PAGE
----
The apparent crackdown on use of China UnionPay Ltd point-of-sale (POS) machines in pawnshops or jewellery shops based inside Macau casino premises could mark a governmental policy change regarding greater control of mass-market gambling to match that applied to high-stakes VIP play, says a memo from Japanese brokerage Nomura.
“There is disagreement among the operators on the government’s real intent, but it is clear that Macau is becoming more aggressive on a segment (mass) that could represent an estimated 10 percent to 20 percent of its liquidity,” wrote analysts Harry Curtis, Daniel Adam and Brian Dobson in a Wednesday note.
Rumours had been circulating that late last week, two banks – Industrial and Commercial Bank of China (Macau) Ltd and Bank of China Ltd Macau Branch – had ordered the removal of UnionPay point-of-sale devices from what analysts termed either “pawnshops” or “jewellery shops” located in Cotai casinos.
At least one brokerage – JP Morgan Securities (Asia) Ltd – has said the issue was also affecting pawnshops and jewellery shops inside casinos on Macau peninsula.
“Approximately 25 percent of premium mass may rely on UnionPay,” said a Thursday memo from brokerage Sanford C. Bernstein Ltd, referring to a segment of gambling customers that bet in high multiples but in cash rather than the credit extended to traditional high rollers in that market.
JP Morgan had said in a Wednesday circular that premium mass play might account for 24 percent of Macau operator revenue and 32 percent of their earnings before interest, taxation, depreciation and amortisation and was the segment “most susceptible” to being affected by the apparent policy move.
The Monetary Authority of Macao said in a statement on Wednesday evening it had not barred the city’s banks from installing UnionPay terminals in any “particular industries”.
But the city’s financial regulator added: “Banks are obliged to perform adequate due diligence on, and ongoing monitoring of, the merchants in order to prevent the abuse of POS machines [for] illegal activities.”
“We believe that Beijing has sent a message to the Macau government that it needs to beef up/enforce money transfer regulations,” suggested Nomura in its commentary issued after the financial regulator’s statement.
JP Morgan analysts DS Kim and Sean Zhuang said in a follow-up note on Wednesday, after the monetary authority’s announcement: “Given the vague language of the release, it’s still unclear whether banks will return POS machines to those affected, or whether the clampdown will actually escalate further (such as into pawnshops and jewellery shops outside casinos and/or illegal foreign exchange providers).”
They added: “Even if those shops get POS machines back, we think their ‘rules of engagement’ would have to change – probably not as openly as before when it comes to UnionPay cash-back services.”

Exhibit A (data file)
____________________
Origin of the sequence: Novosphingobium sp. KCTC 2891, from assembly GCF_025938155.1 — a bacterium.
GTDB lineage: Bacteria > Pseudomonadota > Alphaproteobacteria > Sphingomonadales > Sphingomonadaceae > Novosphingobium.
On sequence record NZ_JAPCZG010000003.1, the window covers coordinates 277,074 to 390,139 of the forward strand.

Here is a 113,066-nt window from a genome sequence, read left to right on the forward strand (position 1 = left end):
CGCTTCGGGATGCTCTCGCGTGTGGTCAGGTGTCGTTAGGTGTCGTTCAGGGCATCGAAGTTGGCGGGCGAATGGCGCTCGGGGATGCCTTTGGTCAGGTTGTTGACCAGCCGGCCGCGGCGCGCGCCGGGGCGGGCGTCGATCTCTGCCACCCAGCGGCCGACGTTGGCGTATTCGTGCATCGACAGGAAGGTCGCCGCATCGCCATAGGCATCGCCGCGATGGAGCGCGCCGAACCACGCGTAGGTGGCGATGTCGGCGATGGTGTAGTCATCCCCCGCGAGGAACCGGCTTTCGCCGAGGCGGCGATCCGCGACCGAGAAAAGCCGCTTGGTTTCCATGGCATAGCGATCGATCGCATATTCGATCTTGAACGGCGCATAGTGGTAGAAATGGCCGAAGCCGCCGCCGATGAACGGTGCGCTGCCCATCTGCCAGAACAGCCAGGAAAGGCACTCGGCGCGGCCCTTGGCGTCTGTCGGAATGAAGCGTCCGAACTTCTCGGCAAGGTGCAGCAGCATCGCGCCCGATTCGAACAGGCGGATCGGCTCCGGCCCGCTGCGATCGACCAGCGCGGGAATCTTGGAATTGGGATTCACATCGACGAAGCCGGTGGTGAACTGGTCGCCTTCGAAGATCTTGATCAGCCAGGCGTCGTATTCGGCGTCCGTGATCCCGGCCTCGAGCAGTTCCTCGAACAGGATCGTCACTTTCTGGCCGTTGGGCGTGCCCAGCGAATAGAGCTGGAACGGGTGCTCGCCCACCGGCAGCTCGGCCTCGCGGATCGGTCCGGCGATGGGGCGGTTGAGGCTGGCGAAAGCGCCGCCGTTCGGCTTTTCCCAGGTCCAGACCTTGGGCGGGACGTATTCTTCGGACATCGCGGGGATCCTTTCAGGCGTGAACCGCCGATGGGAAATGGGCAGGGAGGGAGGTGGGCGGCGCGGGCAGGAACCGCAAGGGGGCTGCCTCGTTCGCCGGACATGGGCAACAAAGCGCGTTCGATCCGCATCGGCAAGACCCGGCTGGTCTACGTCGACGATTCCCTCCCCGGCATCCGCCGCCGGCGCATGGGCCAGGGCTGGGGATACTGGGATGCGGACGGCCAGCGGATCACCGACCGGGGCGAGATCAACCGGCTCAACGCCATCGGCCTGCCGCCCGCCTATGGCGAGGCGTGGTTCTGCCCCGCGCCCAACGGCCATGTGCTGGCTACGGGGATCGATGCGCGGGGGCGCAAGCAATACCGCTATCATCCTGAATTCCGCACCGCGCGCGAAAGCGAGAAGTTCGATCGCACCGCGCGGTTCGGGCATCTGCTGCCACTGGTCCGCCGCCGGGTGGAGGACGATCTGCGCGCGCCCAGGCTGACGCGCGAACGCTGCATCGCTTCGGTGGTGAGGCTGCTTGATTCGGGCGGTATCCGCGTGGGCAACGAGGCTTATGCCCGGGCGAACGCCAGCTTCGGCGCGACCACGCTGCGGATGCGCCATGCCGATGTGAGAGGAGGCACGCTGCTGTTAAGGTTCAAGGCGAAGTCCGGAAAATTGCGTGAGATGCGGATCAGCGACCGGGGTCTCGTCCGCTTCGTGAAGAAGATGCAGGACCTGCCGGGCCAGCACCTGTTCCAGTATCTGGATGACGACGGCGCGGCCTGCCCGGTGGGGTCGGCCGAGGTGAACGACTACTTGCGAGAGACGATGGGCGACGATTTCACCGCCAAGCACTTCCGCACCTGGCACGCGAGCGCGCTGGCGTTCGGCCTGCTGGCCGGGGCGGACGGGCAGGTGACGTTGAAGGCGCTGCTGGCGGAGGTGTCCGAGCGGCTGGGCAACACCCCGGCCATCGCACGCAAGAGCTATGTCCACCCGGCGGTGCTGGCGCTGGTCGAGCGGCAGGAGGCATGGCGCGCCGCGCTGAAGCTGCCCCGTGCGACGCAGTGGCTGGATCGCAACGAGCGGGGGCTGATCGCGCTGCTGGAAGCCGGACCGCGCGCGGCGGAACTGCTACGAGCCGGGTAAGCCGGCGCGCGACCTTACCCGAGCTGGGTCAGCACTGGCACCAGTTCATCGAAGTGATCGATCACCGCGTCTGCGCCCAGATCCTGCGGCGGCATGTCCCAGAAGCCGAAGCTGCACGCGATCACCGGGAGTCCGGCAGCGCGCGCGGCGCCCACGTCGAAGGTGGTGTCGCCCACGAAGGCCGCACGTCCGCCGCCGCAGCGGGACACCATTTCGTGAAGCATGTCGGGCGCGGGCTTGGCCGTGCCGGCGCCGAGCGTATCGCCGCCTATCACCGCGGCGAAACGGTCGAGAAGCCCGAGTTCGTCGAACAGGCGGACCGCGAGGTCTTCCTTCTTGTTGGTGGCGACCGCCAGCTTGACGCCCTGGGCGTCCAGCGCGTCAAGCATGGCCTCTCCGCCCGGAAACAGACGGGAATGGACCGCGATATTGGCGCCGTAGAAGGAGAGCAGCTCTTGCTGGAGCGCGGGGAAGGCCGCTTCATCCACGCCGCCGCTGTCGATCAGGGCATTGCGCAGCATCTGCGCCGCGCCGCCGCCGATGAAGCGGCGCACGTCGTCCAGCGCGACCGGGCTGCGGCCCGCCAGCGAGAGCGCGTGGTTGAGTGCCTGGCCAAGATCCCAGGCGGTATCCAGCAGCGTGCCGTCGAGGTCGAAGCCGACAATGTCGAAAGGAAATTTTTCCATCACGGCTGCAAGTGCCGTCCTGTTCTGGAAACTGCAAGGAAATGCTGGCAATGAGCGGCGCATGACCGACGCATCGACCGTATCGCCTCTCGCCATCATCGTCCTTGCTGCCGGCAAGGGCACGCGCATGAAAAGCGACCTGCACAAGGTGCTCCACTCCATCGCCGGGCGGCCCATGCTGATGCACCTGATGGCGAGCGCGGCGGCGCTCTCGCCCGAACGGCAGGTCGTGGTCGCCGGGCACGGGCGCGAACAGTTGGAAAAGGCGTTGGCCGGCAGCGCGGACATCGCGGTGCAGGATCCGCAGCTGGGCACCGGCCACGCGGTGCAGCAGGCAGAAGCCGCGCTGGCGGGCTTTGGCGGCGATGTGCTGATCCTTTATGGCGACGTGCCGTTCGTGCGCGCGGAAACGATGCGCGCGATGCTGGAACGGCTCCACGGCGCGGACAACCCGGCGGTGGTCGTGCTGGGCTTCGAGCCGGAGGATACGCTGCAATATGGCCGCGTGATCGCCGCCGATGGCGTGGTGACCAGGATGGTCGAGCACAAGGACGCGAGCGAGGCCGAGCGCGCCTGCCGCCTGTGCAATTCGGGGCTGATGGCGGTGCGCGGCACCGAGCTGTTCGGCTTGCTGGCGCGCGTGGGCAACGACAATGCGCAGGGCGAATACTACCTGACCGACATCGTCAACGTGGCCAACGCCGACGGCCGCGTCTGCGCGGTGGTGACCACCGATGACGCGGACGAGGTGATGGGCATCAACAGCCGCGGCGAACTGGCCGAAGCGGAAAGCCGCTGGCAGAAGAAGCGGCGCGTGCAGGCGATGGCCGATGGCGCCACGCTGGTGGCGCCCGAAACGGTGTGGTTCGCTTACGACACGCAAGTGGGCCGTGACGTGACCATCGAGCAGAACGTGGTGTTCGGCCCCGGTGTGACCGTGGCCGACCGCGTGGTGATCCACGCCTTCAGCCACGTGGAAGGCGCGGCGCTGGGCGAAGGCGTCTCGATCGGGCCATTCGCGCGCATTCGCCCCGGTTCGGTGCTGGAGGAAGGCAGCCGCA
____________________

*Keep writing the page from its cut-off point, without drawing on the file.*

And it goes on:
The methods by which mainly mainland China consumers are said to use UnionPay services to convert their mainland currency-denominated funds into Hong Kong dollars – the currency in which overwhelmingly casino bets in Macau are denominated – is said by analysts to vary. One is the purchase, typically via UnionPay-linked bank cards, of high-value goods such as watches or jewellery, and then their return for a cash refund. Another is to gain access to unauthorised point-of-sale devices that mimic transactions occurring in China rather than Macau. The fee charged on mainland transactions via UnionPay is reportedly lower than on Macau transactions.
Wednesday’s monetary authority statement “implies that no pawnshops can provide cash advances, which could disrupt their business model,” suggested Nomura.
“The question is whether the crackdown is escalated to include all UnionPay terminals (both on and off premise),” added Messrs Curtis, Adam and Dobson.
Sanford Bernstein suggested in its Thursday note that “well over 100 pawnshops” were in operation in Macau.
The brokerage further noted that regulatory risks were “on the rise” in the context of the Macau gambling sector and its key feeder market mainland China.
“The significant risk is that there is a greater China policy implementation to greater control currency outflows,” stated Bernstein analysts Vitaly Umansky, Zhen Gong, Kelsey Zhu and Cathy Huang.
But Nomura flagged in its Wednesday memo that gamblers had over time proven “resourceful moving money in and out of the mainland”.
“In December 2015 new procedures were put in place requiring pawn shops/merchants to verify identities of [mainland] UnionPay cardholders via real-time monitoring systems, and in December 2016 ATM withdrawal limits were cut in half from MOP10,000 per day (US$1,250) to MOP5,000 per day (US$625). These measures had no adverse effect on underlying demand,” said the Nomura analysts.
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